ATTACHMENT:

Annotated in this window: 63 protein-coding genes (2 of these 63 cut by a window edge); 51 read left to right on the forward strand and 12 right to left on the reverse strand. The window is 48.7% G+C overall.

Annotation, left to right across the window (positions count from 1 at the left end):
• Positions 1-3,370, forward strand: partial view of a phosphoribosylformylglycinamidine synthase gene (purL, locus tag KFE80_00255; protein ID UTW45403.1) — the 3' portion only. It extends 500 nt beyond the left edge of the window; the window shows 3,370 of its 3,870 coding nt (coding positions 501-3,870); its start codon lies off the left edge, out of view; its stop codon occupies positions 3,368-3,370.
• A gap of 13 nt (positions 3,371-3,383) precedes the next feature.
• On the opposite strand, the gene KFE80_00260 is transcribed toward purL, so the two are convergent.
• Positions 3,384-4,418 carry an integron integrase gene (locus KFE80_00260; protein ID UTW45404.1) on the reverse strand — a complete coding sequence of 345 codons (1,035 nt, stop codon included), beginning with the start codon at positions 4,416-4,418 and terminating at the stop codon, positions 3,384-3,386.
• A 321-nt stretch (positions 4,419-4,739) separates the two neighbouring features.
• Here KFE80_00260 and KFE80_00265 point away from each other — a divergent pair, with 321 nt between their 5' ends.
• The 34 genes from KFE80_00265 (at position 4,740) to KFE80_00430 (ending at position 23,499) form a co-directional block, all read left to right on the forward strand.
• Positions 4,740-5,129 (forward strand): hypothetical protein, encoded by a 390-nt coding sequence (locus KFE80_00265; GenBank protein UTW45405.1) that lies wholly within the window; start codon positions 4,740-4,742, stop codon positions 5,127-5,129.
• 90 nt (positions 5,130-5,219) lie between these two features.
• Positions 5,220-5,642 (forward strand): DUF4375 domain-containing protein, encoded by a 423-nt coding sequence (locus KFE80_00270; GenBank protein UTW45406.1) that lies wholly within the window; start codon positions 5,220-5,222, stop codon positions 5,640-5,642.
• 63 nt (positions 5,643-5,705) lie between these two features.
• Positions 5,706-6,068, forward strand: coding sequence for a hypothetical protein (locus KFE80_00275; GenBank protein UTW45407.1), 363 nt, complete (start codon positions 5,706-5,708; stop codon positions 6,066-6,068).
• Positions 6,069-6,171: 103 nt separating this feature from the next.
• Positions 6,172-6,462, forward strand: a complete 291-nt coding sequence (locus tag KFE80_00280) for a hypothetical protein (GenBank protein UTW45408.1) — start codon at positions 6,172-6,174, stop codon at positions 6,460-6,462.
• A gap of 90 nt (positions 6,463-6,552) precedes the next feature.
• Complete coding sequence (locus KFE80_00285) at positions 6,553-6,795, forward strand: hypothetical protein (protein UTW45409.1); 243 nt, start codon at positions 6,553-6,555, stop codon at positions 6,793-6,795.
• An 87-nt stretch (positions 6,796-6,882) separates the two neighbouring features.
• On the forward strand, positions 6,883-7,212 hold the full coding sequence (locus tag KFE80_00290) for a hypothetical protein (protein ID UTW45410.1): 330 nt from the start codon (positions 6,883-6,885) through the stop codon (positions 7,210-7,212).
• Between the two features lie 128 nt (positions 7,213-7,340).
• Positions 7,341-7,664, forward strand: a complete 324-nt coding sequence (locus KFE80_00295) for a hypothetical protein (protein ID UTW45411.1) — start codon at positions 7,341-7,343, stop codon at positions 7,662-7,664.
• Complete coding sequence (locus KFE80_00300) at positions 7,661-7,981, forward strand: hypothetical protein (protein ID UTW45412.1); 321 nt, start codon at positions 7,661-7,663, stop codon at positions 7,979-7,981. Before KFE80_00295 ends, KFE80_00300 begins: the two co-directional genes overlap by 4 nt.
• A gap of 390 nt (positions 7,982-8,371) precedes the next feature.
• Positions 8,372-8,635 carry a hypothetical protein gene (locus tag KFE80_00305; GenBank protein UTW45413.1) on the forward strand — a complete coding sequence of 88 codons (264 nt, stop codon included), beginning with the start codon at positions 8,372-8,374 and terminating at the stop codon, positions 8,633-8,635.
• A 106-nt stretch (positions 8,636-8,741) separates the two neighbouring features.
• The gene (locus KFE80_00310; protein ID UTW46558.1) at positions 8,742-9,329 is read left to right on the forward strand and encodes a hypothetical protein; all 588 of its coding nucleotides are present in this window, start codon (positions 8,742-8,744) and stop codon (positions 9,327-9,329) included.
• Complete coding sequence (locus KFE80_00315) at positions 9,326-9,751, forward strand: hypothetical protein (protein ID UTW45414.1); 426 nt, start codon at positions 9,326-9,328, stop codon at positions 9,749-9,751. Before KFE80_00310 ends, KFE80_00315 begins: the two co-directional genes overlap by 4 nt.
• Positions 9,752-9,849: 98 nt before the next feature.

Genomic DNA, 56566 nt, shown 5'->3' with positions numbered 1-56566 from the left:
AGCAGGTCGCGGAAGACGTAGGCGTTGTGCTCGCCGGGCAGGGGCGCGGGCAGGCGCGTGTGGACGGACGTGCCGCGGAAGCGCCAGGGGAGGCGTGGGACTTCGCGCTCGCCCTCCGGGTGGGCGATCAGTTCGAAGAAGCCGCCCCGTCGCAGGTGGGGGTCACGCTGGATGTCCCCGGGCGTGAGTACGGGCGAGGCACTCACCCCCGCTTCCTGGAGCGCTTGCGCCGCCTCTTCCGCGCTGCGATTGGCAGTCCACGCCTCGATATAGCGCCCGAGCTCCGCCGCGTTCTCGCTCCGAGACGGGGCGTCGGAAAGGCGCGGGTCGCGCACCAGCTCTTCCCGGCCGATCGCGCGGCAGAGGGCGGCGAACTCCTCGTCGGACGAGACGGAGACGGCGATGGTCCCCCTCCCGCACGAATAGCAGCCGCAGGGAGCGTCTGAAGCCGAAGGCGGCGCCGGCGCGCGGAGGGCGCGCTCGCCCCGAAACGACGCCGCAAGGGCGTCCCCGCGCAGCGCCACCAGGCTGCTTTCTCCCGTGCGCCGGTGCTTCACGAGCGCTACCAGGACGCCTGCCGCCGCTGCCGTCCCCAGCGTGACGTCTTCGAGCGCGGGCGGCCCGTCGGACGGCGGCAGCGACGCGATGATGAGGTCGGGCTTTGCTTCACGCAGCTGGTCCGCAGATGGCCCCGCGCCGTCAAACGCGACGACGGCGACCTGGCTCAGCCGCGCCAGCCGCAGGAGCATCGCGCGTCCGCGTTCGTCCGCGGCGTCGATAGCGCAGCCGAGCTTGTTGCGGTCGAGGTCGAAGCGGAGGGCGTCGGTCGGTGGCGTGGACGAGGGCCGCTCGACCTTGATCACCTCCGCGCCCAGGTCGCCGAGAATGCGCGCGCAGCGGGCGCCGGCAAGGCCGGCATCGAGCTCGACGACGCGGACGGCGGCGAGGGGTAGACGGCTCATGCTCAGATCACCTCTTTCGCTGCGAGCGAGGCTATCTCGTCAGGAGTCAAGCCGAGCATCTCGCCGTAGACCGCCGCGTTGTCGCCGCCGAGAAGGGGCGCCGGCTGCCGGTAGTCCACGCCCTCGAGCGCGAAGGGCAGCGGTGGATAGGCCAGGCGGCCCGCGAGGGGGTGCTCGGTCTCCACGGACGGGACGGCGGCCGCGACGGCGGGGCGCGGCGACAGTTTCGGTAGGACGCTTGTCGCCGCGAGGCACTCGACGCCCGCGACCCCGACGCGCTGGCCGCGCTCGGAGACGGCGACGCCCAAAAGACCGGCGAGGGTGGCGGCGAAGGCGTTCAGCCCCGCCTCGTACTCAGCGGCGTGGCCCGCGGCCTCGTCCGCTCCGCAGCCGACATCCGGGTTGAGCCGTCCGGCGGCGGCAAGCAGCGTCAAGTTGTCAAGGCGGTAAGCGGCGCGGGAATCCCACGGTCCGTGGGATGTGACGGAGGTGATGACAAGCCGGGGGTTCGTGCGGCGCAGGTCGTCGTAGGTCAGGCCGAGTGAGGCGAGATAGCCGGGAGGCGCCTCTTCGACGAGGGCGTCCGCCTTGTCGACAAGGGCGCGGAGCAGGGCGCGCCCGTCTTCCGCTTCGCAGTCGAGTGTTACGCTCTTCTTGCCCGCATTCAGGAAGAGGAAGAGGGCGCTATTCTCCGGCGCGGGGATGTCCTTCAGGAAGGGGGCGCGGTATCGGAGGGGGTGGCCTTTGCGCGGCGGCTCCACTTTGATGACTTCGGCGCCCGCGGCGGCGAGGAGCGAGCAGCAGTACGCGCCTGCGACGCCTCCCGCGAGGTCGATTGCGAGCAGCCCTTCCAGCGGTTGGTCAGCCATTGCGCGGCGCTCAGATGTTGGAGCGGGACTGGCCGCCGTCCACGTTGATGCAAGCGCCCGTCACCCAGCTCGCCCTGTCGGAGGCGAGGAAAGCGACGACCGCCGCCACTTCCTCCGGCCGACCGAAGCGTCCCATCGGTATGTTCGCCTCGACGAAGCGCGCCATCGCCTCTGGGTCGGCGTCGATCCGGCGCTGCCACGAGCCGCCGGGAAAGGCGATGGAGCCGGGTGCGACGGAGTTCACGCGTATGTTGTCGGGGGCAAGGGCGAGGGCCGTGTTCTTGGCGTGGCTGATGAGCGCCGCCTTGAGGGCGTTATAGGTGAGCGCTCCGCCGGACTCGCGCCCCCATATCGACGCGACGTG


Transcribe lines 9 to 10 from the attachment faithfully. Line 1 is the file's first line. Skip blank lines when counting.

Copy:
• The 34 genes from KFE80_00265 (at position 4,740) to KFE80_00430 (ending at position 23,499) form a co-directional block, all read left to right on the forward strand.
• Positions 4,740-5,129 (forward strand): hypothetical protein, encoded by a 390-nt coding sequence (locus KFE80_00265; GenBank protein UTW45405.1) that lies wholly within the window; start codon positions 4,740-4,742, stop codon positions 5,127-5,129.